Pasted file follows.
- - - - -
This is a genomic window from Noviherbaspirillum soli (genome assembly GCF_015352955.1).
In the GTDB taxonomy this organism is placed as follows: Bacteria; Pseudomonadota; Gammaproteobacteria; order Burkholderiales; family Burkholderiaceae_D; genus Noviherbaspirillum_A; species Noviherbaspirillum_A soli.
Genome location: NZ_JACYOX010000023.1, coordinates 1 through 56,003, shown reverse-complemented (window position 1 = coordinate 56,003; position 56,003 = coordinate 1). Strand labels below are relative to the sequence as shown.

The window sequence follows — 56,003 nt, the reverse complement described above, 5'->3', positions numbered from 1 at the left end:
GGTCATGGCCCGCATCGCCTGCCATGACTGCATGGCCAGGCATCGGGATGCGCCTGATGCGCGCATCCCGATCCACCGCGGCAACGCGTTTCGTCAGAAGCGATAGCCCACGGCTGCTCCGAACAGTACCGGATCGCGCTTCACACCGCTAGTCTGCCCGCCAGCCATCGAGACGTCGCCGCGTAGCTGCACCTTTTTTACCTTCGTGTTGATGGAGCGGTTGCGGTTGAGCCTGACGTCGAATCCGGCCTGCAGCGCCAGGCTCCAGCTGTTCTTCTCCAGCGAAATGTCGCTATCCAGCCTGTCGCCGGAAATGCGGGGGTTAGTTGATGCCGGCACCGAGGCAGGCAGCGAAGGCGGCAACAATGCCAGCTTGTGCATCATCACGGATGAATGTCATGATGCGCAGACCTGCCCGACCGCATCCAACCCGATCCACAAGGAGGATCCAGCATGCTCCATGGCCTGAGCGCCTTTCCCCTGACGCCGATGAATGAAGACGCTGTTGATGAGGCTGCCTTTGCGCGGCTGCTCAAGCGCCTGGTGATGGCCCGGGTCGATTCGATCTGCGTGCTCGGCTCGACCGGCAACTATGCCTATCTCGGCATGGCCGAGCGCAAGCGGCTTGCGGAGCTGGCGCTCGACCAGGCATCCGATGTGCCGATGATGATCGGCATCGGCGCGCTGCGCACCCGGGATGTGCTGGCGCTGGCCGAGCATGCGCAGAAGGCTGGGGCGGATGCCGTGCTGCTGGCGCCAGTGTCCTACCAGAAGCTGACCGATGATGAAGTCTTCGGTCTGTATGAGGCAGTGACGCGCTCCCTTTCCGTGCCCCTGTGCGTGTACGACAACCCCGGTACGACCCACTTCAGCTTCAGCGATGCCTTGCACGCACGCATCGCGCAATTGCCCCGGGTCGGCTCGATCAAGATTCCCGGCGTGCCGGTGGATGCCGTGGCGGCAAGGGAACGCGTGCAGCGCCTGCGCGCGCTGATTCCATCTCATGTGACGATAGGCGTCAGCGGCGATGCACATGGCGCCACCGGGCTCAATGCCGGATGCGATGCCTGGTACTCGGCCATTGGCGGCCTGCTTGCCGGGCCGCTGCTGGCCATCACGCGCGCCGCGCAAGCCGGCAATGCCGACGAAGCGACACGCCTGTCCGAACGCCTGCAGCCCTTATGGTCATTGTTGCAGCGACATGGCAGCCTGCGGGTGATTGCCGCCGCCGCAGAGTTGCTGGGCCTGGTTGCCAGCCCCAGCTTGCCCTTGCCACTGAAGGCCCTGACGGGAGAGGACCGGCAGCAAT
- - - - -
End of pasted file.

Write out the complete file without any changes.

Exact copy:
This is a genomic window from Noviherbaspirillum soli (genome assembly GCF_015352955.1).
In the GTDB taxonomy this organism is placed as follows: Bacteria; Pseudomonadota; Gammaproteobacteria; order Burkholderiales; family Burkholderiaceae_D; genus Noviherbaspirillum_A; species Noviherbaspirillum_A soli.
Genome location: NZ_JACYOX010000023.1, coordinates 1 through 56,003, shown reverse-complemented (window position 1 = coordinate 56,003; position 56,003 = coordinate 1). Strand labels below are relative to the sequence as shown.

The window sequence follows — 56,003 nt, the reverse complement described above, 5'->3', positions numbered from 1 at the left end:
GGTCATGGCCCGCATCGCCTGCCATGACTGCATGGCCAGGCATCGGGATGCGCCTGATGCGCGCATCCCGATCCACCGCGGCAACGCGTTTCGTCAGAAGCGATAGCCCACGGCTGCTCCGAACAGTACCGGATCGCGCTTCACACCGCTAGTCTGCCCGCCAGCCATCGAGACGTCGCCGCGTAGCTGCACCTTTTTTACCTTCGTGTTGATGGAGCGGTTGCGGTTGAGCCTGACGTCGAATCCGGCCTGCAGCGCCAGGCTCCAGCTGTTCTTCTCCAGCGAAATGTCGCTATCCAGCCTGTCGCCGGAAATGCGGGGGTTAGTTGATGCCGGCACCGAGGCAGGCAGCGAAGGCGGCAACAATGCCAGCTTGTGCATCATCACGGATGAATGTCATGATGCGCAGACCTGCCCGACCGCATCCAACCCGATCCACAAGGAGGATCCAGCATGCTCCATGGCCTGAGCGCCTTTCCCCTGACGCCGATGAATGAAGACGCTGTTGATGAGGCTGCCTTTGCGCGGCTGCTCAAGCGCCTGGTGATGGCCCGGGTCGATTCGATCTGCGTGCTCGGCTCGACCGGCAACTATGCCTATCTCGGCATGGCCGAGCGCAAGCGGCTTGCGGAGCTGGCGCTCGACCAGGCATCCGATGTGCCGATGATGATCGGCATCGGCGCGCTGCGCACCCGGGATGTGCTGGCGCTGGCCGAGCATGCGCAGAAGGCTGGGGCGGATGCCGTGCTGCTGGCGCCAGTGTCCTACCAGAAGCTGACCGATGATGAAGTCTTCGGTCTGTATGAGGCAGTGACGCGCTCCCTTTCCGTGCCCCTGTGCGTGTACGACAACCCCGGTACGACCCACTTCAGCTTCAGCGATGCCTTGCACGCACGCATCGCGCAATTGCCCCGGGTCGGCTCGATCAAGATTCCCGGCGTGCCGGTGGATGCCGTGGCGGCAAGGGAACGCGTGCAGCGCCTGCGCGCGCTGATTCCATCTCATGTGACGATAGGCGTCAGCGGCGATGCACATGGCGCCACCGGGCTCAATGCCGGATGCGATGCCTGGTACTCGGCCATTGGCGGCCTGCTTGCCGGGCCGCTGCTGGCCATCACGCGCGCCGCGCAAGCCGGCAATGCCGACGAAGCGACACGCCTGTCCGAACGCCTGCAGCCCTTATGGTCATTGTTGCAGCGACATGGCAGCCTGCGGGTGATTGCCGCCGCCGCAGAGTTGCTGGGCCTGGTTGCCAGCCCCAGCTTGCCCTTGCCACTGAAGGCCCTGACGGGAGAGGACCGGCAGCAAT